School Bans 'Rave' Beads as Drug Gear

ByABC News

March 29, 2001 -- While policy leaders in Washington puzzle over how to proceed with the war on drugs, a school in suburban Salt Lake City is trying to wipe out the "drug look."

Skyline High School in Holladay, Utah, has expanded its dress code to ban the beads, baby pacifiers, glow sticks and dust masks that are associated with the all-night dance parties known as raves, and with the drug ecstasy.

"We have been informed by the Salt Lake sheriff's office that this paraphernalia is associated with drug use," Skyline principal Kathy Clark said. "We don't let kids have bongs or make bongs in school. We don't let kids wear marijuana T-shirts or beer T-shirts.

"If you have a high school student wearing a 'binky' [baby pacifier] around their neck it's kind of like saying 'I use ecstasy,'" she added.

People who take ecstasy use pacifiers as a way to keep themselves from grinding their teeth, which is one of the side effects of the drug.

The change in the policy has not caused much controversy at the school, she said. Only "five or six times" have students come to school wearing any of the banned items in the two months since the change, and each time the student agreed to take it off.

However, some students who don't like the rule have contacted the American Civil Liberties Union asking for help getting rid of it. A lawyer with the ACLU said the ban is unfair.

"Those are part of mainstream fashion by now and it's fundamentally unfair to assume that any student who is wearing raver beads is associated with the drug culture," Stephen Clark said.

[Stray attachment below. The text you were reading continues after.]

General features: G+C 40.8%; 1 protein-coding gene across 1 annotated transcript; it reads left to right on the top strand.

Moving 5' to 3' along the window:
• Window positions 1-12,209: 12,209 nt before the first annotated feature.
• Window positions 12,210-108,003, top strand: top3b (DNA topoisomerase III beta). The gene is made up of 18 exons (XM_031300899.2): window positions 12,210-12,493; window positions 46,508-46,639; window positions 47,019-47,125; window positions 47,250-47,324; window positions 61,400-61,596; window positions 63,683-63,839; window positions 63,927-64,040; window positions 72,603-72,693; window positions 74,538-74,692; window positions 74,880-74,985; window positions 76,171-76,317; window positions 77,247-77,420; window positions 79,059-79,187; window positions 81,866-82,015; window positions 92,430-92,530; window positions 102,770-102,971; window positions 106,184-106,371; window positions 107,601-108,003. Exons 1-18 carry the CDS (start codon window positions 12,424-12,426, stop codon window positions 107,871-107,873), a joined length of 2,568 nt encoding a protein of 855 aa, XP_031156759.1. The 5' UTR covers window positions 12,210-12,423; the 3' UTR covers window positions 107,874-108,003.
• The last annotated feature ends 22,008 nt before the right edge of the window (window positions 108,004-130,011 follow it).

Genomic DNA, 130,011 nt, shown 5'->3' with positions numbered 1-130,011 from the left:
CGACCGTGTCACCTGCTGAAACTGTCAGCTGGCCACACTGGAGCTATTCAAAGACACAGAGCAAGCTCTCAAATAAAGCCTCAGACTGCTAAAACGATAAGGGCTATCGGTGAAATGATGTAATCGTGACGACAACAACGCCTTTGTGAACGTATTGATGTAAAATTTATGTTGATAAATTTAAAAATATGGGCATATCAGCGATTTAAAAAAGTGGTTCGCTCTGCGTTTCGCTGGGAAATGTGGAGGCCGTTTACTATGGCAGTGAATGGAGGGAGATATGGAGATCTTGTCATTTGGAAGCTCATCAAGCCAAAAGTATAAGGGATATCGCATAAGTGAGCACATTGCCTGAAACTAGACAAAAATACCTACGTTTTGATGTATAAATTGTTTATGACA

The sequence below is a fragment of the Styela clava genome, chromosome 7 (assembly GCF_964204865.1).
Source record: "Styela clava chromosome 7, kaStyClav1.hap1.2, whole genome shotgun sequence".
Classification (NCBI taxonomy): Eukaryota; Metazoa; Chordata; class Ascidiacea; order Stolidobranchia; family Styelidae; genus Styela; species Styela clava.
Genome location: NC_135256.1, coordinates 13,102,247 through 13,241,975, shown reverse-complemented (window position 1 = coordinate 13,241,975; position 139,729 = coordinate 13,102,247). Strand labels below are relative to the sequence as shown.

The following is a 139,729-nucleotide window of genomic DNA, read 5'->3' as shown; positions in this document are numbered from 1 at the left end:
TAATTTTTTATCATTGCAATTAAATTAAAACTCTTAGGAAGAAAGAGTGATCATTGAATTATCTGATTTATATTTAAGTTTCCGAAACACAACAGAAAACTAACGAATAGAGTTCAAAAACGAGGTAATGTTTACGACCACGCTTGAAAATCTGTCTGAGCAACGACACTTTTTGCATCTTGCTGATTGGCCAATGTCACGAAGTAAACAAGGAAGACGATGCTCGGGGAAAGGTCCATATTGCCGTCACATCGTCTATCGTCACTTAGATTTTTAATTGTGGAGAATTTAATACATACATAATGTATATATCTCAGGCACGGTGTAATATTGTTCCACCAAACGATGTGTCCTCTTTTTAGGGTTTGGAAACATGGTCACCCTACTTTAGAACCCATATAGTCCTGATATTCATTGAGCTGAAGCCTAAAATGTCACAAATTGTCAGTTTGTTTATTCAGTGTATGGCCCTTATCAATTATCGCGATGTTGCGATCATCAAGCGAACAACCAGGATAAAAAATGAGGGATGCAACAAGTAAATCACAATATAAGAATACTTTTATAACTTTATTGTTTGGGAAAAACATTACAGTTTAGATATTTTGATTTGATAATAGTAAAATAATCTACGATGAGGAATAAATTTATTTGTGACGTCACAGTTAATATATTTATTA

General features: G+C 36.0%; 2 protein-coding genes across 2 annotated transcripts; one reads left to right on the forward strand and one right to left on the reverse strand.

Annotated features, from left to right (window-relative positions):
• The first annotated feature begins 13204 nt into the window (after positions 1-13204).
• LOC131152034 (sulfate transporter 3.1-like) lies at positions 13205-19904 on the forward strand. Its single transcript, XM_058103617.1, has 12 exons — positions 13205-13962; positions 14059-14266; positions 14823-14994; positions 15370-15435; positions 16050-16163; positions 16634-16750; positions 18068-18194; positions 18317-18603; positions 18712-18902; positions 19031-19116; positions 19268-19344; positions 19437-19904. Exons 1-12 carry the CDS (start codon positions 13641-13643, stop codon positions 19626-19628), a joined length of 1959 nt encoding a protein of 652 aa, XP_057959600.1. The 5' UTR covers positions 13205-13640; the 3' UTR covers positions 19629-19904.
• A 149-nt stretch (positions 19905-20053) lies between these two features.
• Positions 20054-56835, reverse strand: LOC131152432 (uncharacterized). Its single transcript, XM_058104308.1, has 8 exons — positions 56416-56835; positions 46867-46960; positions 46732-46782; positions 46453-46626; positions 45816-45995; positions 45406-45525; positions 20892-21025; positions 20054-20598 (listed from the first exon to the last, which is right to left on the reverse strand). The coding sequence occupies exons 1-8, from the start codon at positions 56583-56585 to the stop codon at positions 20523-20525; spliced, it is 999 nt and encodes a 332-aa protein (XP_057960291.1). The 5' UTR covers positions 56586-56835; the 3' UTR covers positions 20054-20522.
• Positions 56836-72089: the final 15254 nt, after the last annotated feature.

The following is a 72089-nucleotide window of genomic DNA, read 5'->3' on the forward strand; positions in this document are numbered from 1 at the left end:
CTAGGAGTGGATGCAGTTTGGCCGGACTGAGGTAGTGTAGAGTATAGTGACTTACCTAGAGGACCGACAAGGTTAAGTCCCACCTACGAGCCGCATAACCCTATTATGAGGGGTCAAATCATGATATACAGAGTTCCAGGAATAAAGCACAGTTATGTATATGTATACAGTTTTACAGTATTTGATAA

Dangerous, Popular Drug

The school has tried to make students aware of the dangers of using ecstasy, showing videotaped television news magazine programs and films put together by the sheriff's office, Clark said.

The use of ecstasy in the United States is growing more quickly than any other abused drug, and it is especially popular among young people. A survey by the National Institute on Drug Abuse found that about 3.4 million Americans aged 12 or older had tried the drug at least once.

As use of the drug has grown, so have government efforts to keep it under control.

The U.S. Sentencing Commission, which said ecstasy has the potential to cause brain damage even in small doses, last week voted to recommend that federal judges hand out stiffer penalties for the drug.

Federal prosecutors have also begun using the "crack house" law to bring charges against the organizers of raves, even if there is no direct evidence linking them to possession or distribution of the drug.

"In my time as a prosecutor this is one of the most unconscionable drug violations I have seen," said U.S. Attorney Eddie Jordan, announcing the prosecution of rave organizers in New Orleans last month. "They used these raves to exploit young people by designing them for pervasive drug abuse."

The "crack house" law makes it a crime to make a building available for drug use.

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